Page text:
# Al Zimmermann's Programming Contests

## Prime Generating Polynomials

*by Ed Pegg Jr*

**Introduction**

Find the best prime generating polynomials for orders 1 to 10.

Note: this is a computational problem, not a mathematical one.
**Description**

For every order 1 to 10, you should submit three polynomials that generate prime numbers.

An order 1 polynomial is of the form: **a*x + b**

An order 2 polynomial is of the form: **a*x**^{2} + b*x + c

An order 3 polynomial is of the form: **a*x**^{3} + b*x^{2} + c*x + d

etc...

The three polynomials are:

- a polynomial f(x), such that f(x) generates the most distinct prime numbers in a row.

The scorer will start computing f(x) with x=0, then increment x until f(x) is negative or not prime.

If a prime number appears several times, it will be only counted once.

- a polynomial f(x), such that abs(f(x)) generates the most distinct prime numbers in a row (abs(x) is the absolute value of x).

The scorer will start computing f(x) with x=0, then increment x until abs(f(x)) is not prime.

If a prime number appears several times, it will be only counted once.

- a polynomial f(x), such that abs(f(x)) generates the most distinct prime numbers from x = 0 to x = bound(order) inclusive.

The scorer will compute f(x) with x=0 to bound(order), counting the number of distinct primes of abs(f(x)).

bound(order) is defined as follows (note: these bounds have been computed so that bound(order)^{order} is below 2^{64}):
order |
bound(order) |

1 | 1000 |

2 | 1000 |

3 | 1000 |

4 | 1000 |

5 | 1000 |

6 | 1000 |

7 | 500 |

8 | 250 |

9 | 120 |

10 | 60 |

**The Task**

The contest is held in **two** parts:

- In the first part, you can submit either the integer coefficients of the polynomials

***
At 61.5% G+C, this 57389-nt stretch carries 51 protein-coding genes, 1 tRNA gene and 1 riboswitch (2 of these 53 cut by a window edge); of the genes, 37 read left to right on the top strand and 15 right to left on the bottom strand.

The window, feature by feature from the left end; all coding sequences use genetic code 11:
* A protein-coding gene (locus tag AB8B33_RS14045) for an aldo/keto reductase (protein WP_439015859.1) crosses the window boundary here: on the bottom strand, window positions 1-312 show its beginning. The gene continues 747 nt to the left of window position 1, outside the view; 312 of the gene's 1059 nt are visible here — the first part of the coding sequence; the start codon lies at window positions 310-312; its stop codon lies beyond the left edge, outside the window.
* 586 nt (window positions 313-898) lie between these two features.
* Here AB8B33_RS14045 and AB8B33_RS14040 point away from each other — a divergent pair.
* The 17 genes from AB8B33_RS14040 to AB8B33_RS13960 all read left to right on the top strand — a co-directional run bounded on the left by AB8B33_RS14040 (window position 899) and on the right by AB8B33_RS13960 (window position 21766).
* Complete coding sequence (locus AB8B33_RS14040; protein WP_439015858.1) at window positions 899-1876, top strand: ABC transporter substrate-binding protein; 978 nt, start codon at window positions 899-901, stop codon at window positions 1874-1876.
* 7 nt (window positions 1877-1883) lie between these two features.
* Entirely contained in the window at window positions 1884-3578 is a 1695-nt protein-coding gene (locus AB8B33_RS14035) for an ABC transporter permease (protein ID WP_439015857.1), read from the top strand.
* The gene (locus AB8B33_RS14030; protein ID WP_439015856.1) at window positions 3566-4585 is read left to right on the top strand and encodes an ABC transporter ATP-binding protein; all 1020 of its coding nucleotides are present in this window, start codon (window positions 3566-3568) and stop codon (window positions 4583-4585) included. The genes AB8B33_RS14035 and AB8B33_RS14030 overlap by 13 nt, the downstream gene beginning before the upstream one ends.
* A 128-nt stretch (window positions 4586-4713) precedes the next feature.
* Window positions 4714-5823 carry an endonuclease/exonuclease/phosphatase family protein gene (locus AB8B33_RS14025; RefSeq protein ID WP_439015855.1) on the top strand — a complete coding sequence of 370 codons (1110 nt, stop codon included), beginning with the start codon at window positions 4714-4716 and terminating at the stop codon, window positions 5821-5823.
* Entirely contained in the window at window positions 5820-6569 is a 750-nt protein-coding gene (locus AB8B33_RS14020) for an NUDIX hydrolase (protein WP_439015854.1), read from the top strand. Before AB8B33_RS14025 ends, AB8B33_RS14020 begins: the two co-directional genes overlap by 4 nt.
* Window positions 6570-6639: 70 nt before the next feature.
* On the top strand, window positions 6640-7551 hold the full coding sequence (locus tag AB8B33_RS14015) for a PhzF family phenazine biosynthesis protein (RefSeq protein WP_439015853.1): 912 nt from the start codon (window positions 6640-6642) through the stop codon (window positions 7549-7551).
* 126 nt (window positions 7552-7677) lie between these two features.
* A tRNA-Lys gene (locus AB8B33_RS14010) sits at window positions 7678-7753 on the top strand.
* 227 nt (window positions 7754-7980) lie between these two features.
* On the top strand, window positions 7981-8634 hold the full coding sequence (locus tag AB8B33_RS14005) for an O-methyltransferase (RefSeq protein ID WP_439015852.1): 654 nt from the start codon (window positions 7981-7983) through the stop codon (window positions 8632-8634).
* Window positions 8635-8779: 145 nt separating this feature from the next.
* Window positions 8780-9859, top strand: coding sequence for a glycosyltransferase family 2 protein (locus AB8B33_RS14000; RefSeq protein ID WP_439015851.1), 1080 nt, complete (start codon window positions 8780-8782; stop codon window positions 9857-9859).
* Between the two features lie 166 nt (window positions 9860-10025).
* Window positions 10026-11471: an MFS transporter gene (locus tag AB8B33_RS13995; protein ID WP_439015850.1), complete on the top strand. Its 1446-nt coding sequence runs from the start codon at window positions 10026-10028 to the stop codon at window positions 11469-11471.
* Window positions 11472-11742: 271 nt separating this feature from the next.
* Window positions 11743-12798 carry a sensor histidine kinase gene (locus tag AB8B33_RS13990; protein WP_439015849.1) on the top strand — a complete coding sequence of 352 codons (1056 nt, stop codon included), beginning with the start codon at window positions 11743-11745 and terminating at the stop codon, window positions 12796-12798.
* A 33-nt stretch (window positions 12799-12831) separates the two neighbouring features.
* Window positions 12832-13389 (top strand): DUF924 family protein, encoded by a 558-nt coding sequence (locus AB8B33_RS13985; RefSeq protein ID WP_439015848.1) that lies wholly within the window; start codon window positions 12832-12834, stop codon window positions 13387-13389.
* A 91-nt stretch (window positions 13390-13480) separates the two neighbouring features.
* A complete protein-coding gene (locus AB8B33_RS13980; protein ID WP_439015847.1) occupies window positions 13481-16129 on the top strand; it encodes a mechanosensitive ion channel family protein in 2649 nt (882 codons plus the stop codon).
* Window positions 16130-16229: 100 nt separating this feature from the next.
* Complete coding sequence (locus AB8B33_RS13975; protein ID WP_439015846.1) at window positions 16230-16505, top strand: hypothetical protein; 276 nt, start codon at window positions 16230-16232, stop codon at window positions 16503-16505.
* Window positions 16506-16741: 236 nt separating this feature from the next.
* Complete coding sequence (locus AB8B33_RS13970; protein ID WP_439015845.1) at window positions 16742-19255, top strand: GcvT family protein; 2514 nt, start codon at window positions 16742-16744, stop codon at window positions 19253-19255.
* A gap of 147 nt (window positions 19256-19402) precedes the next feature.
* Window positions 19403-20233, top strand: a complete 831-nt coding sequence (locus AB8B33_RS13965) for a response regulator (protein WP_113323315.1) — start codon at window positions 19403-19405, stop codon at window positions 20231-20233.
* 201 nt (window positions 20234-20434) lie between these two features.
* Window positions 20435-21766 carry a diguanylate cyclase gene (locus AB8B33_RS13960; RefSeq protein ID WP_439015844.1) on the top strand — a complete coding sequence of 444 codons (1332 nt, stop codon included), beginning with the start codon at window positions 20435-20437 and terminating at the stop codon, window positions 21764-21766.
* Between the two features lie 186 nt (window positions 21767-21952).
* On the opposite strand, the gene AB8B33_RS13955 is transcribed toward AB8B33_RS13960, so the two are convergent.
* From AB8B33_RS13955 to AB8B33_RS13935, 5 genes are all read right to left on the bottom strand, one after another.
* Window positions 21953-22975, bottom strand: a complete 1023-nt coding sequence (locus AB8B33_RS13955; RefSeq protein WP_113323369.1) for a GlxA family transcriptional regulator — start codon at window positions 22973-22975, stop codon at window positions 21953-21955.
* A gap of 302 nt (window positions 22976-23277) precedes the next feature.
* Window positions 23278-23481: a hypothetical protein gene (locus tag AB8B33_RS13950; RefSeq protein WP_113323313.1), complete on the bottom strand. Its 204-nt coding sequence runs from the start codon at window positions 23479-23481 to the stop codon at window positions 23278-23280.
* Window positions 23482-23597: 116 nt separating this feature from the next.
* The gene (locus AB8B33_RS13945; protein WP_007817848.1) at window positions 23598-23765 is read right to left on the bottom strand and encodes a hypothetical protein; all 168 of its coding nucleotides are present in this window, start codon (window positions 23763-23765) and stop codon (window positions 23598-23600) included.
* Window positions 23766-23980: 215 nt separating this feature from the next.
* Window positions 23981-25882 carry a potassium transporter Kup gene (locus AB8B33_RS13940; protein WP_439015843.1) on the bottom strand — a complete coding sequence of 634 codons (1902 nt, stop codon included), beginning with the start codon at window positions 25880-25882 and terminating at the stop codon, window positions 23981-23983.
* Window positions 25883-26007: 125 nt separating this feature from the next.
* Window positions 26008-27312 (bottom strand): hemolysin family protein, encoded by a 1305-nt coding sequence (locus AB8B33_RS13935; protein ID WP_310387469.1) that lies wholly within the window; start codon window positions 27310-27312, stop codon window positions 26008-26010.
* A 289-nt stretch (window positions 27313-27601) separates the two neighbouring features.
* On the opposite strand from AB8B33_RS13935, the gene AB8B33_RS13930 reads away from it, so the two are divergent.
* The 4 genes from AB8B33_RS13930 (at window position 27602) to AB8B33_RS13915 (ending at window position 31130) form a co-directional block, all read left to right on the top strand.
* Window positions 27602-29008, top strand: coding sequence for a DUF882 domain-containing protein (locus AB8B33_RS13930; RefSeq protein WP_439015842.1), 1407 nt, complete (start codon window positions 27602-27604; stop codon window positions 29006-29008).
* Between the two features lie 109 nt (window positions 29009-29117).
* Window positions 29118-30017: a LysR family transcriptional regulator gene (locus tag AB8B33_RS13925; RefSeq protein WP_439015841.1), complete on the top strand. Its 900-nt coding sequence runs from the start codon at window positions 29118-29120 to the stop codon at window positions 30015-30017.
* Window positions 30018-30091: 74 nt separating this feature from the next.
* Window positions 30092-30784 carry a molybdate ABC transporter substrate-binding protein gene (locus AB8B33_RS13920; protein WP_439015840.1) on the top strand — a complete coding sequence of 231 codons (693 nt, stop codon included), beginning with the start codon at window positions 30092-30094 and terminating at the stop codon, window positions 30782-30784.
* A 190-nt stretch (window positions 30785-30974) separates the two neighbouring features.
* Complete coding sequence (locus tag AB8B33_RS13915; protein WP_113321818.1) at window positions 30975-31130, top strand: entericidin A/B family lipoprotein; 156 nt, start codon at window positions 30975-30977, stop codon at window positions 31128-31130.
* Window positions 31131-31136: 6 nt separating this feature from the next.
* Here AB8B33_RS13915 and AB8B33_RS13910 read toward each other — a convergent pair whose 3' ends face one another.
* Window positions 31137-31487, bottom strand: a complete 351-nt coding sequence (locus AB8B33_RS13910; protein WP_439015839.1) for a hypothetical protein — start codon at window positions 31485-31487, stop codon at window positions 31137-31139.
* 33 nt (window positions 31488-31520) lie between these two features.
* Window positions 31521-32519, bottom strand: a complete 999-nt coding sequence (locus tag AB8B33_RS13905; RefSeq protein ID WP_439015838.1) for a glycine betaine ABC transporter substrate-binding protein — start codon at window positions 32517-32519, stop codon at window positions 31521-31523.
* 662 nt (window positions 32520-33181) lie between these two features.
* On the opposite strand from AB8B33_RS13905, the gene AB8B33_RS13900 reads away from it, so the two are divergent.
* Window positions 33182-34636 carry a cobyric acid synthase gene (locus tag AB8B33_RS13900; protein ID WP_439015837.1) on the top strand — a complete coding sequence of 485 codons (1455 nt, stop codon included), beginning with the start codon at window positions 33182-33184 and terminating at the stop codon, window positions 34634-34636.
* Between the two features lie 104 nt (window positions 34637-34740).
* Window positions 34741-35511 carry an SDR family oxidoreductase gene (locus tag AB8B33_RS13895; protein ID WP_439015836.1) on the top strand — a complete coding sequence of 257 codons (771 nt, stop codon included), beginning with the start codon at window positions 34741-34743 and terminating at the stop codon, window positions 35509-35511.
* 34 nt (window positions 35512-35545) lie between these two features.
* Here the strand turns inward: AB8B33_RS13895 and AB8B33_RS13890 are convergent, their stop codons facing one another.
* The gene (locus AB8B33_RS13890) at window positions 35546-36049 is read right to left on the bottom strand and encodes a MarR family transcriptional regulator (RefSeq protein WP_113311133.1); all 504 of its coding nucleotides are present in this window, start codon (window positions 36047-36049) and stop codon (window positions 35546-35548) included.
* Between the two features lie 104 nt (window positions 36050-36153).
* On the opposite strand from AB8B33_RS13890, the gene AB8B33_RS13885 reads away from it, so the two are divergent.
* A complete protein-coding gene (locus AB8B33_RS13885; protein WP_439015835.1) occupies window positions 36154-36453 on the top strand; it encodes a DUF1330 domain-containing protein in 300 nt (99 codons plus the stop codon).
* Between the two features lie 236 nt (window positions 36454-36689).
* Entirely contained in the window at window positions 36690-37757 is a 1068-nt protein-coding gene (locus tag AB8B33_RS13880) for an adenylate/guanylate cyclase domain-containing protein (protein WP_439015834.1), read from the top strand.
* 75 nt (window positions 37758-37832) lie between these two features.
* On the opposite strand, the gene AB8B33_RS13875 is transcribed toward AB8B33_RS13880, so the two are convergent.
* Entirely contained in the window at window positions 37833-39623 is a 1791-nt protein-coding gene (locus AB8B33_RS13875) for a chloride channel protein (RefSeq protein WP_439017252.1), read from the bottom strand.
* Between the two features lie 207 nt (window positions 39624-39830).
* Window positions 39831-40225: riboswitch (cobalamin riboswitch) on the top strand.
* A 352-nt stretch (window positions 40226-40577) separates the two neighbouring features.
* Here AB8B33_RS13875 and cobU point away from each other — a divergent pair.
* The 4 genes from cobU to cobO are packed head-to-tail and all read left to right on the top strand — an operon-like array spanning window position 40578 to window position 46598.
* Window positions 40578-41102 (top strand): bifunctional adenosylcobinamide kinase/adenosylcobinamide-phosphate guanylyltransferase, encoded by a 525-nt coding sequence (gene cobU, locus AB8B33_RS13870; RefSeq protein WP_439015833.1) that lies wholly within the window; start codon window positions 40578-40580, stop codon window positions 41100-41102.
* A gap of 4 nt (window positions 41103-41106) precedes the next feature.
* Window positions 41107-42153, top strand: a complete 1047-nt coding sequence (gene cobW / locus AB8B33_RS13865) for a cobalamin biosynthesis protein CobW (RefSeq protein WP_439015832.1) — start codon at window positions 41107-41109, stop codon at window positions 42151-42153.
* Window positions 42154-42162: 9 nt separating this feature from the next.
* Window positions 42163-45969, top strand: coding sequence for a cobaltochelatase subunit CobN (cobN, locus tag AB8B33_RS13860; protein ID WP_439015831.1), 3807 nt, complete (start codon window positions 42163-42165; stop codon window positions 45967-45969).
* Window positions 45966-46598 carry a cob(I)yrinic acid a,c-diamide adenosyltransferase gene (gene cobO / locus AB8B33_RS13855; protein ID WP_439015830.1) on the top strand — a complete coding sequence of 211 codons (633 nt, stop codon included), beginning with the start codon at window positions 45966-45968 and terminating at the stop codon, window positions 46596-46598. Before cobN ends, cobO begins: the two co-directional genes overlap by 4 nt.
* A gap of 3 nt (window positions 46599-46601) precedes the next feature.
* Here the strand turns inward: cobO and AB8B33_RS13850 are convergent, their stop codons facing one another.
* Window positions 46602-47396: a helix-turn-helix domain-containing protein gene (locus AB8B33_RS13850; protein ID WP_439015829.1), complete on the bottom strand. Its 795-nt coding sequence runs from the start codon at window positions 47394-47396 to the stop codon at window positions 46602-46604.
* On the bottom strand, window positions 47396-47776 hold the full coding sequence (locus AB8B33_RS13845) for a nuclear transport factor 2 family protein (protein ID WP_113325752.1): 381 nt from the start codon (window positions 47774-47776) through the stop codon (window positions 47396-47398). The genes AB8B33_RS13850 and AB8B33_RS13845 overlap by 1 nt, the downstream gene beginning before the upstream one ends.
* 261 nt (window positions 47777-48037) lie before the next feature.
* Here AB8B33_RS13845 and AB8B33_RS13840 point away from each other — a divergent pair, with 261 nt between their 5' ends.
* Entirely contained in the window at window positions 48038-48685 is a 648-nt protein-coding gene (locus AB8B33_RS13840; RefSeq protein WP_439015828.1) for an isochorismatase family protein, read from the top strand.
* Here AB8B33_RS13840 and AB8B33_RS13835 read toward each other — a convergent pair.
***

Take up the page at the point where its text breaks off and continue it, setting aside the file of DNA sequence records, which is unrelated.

**or** first terms of the sequences.
- In the second part, you can submit
**only** integer coefficients of the polynomials.

All the inputs must be integers (positive or negative) separated by a single space.

If you submit n coefficients then the scorer will compute its score as a polynomial of order n-1.

The first coefficient corresponds to x^{(n-1)}, the second to x^{(n-2)} and so on until the last coefficient is the constant.

Note that the first coefficient cannot be 0.

If you submit n terms of a sequence then the scorer will compute its order by using finite differences and will deduce the other terms.

**The Scoring System**

The score for a polynomial f(x) of order n is equal to:

**(number of desired primes that f(x) produces) + (1/log(10+absolute(f(0)*f(1)*..*f(n))))**

The zero numbers are not taken into account.
For example:

x^{2}+x+41 gives 40 primes with f(0)=41, f(1)=43 and f(2)=47, so its score for category 1 is 40+1/log(10+absolute(41*43*47))=40.203318045613

x^{2}-79x+1601 gives 40 primes with f(0)=1601, f(1)=1523 and f(2)=1447, so its score for category 1 is 40+1/log(10+absolute(1601*1523*1447))=40.104738804924

**Total Scoring**

Your total score is the sum of all your 30 polynomial scores, where the polynomial score is:

**Q=(your best score)/(the best submitted score for that polynomial)**

polynomial score = (0.7 * Q) + (0.1 * Q^{16}) + (0.1 * Q^{128}) + (0.1 * Q^{1024})

If you do not submit a polynomial for a particular order of n, you will receive a score of 0 for all categories of polynomials of order n.

When you submit a polynomial, it is automatically scored for all the categories, and if it improves one of your results, your total score is changed accordingly.

The best possible score is 30.

**Prizes**

The first prize for part 1 is **$200**, the second prize is **$100**. The only prize for part 2 is **$100**.

There are three special prizes:

**$30** for the best polynomial generating the the largest number of consecutive distinct primes (either negative or positive).
**$20** for the best polynomial generating the the largest number of consecutive distinct primes (either negative or positive) **with integer coefficients**.
**$50** for improving N=1 or N=2.

In case of a tie, the entrant who reached the tied score first wins.

At the end of every week for the first **10** weeks, the score leader of part 1 will win **$10**.

All prizes will be paid via Paypal.
**Organization**

As the organizers, we may change the rules during this contest.
**Thanks**

Thanks to Dmitry Kamenetsky, Eric Bainville, Juha Saukkola, Steve Trevorrow and François Glineur for helping to define the rules, and to Hugo Pfoertner for helping to design the scoring formula.